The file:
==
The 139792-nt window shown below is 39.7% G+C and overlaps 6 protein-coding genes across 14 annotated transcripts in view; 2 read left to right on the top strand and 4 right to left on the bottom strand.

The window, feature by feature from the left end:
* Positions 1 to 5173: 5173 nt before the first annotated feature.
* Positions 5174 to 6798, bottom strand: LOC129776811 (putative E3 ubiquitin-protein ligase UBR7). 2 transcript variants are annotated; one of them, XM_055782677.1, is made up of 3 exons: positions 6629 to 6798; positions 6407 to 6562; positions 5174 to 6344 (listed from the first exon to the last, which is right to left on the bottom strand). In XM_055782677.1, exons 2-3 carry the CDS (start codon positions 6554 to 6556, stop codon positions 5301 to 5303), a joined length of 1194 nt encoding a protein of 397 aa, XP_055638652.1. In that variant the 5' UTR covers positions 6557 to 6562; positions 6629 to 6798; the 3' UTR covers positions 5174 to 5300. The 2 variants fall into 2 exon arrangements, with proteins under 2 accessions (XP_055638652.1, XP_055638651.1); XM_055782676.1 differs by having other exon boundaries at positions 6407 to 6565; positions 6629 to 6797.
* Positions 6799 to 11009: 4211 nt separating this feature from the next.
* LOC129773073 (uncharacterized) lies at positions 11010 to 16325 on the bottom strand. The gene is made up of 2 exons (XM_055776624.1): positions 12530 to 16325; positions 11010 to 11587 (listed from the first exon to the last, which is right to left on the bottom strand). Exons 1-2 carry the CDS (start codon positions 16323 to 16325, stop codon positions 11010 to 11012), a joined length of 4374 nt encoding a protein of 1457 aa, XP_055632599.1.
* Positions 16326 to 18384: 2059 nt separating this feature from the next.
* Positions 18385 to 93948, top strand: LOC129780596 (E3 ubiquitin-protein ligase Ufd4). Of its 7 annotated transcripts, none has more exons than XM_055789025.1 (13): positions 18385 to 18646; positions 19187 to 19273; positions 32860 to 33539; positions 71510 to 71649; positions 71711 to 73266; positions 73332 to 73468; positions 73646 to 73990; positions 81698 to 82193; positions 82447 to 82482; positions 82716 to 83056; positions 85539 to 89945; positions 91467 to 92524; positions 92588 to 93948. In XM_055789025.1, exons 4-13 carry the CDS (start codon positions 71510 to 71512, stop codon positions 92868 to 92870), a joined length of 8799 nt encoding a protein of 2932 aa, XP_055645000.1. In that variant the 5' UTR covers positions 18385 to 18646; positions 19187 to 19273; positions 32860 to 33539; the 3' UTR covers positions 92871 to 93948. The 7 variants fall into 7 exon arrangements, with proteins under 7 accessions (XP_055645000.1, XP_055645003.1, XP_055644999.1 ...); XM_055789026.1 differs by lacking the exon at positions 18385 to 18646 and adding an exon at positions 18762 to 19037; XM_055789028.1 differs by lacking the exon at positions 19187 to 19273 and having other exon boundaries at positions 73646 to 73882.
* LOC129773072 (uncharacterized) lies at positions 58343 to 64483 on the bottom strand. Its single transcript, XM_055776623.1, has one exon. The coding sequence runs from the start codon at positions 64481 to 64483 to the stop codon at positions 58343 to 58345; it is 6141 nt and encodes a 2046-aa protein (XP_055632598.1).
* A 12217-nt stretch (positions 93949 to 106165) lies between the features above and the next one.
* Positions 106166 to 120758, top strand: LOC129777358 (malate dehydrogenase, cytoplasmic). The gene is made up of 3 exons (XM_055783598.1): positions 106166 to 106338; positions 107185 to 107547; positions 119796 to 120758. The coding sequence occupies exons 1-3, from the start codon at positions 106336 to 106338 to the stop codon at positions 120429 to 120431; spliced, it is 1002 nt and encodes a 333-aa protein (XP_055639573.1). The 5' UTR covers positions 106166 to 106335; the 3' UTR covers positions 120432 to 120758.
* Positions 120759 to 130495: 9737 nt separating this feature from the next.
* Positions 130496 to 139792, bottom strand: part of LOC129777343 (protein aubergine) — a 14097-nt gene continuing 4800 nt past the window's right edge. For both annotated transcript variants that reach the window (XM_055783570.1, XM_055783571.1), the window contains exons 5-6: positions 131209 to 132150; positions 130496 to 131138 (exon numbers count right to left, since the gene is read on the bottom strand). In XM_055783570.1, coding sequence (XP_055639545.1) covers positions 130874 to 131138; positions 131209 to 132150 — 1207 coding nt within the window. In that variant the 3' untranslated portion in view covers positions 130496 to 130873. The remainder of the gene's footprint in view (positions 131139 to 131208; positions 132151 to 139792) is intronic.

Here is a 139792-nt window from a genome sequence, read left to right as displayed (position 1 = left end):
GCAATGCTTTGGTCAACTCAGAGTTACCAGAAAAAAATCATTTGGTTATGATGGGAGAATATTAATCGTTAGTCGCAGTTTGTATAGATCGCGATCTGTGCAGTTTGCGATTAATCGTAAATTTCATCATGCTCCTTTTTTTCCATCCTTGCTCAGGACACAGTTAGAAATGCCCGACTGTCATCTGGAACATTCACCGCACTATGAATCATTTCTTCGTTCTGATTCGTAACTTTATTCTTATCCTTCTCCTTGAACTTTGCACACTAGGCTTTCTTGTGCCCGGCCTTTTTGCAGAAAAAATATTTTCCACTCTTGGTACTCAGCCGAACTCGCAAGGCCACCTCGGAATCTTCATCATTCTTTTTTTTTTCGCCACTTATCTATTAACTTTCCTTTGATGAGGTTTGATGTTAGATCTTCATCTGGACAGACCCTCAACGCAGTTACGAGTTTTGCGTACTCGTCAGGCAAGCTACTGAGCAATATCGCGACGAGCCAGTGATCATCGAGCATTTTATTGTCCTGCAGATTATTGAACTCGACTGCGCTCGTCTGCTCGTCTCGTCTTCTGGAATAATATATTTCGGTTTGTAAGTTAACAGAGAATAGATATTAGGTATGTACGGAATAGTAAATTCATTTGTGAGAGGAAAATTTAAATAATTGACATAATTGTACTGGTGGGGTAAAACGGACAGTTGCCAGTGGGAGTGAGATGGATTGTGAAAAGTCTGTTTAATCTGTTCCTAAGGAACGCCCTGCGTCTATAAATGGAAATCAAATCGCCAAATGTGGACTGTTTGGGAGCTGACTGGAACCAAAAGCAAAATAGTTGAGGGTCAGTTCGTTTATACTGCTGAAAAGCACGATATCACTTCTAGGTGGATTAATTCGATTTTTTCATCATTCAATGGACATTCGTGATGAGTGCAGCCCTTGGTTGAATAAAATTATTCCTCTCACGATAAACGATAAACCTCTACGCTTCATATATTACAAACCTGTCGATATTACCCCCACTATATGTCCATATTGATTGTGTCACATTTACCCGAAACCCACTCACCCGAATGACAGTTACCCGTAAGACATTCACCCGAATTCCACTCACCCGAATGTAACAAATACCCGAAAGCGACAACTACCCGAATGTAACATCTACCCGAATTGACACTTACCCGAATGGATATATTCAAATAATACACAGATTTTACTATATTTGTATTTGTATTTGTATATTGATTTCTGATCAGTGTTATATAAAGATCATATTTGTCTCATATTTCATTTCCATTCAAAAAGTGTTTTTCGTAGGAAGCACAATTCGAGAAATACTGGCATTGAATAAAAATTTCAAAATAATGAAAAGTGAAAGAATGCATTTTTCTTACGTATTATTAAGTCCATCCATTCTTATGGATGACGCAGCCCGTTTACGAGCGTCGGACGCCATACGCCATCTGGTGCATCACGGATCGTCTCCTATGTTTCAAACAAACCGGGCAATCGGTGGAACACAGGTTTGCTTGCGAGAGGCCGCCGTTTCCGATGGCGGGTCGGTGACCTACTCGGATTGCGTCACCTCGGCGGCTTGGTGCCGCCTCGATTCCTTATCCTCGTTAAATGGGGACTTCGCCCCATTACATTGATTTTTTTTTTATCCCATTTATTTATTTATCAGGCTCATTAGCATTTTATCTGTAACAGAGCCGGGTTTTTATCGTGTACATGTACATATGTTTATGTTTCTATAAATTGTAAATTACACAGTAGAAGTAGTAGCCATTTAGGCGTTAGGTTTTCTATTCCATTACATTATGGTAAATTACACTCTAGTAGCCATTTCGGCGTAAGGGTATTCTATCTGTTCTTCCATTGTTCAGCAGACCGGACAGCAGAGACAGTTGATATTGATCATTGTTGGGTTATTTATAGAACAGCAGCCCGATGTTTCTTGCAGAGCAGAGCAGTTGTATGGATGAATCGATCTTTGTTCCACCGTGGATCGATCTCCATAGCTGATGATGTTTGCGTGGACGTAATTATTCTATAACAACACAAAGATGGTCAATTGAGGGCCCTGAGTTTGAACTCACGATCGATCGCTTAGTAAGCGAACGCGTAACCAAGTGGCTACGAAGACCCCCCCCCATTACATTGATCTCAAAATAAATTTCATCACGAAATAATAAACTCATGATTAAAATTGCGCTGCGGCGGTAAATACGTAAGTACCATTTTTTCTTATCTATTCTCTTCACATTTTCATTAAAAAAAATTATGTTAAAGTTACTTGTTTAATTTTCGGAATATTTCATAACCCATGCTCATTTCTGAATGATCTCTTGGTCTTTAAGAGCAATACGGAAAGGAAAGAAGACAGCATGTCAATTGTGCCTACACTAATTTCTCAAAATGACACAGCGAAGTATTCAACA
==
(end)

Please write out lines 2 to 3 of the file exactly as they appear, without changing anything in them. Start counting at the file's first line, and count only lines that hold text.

The window, feature by feature from the left end:
* Positions 1 to 5173: 5173 nt before the first annotated feature.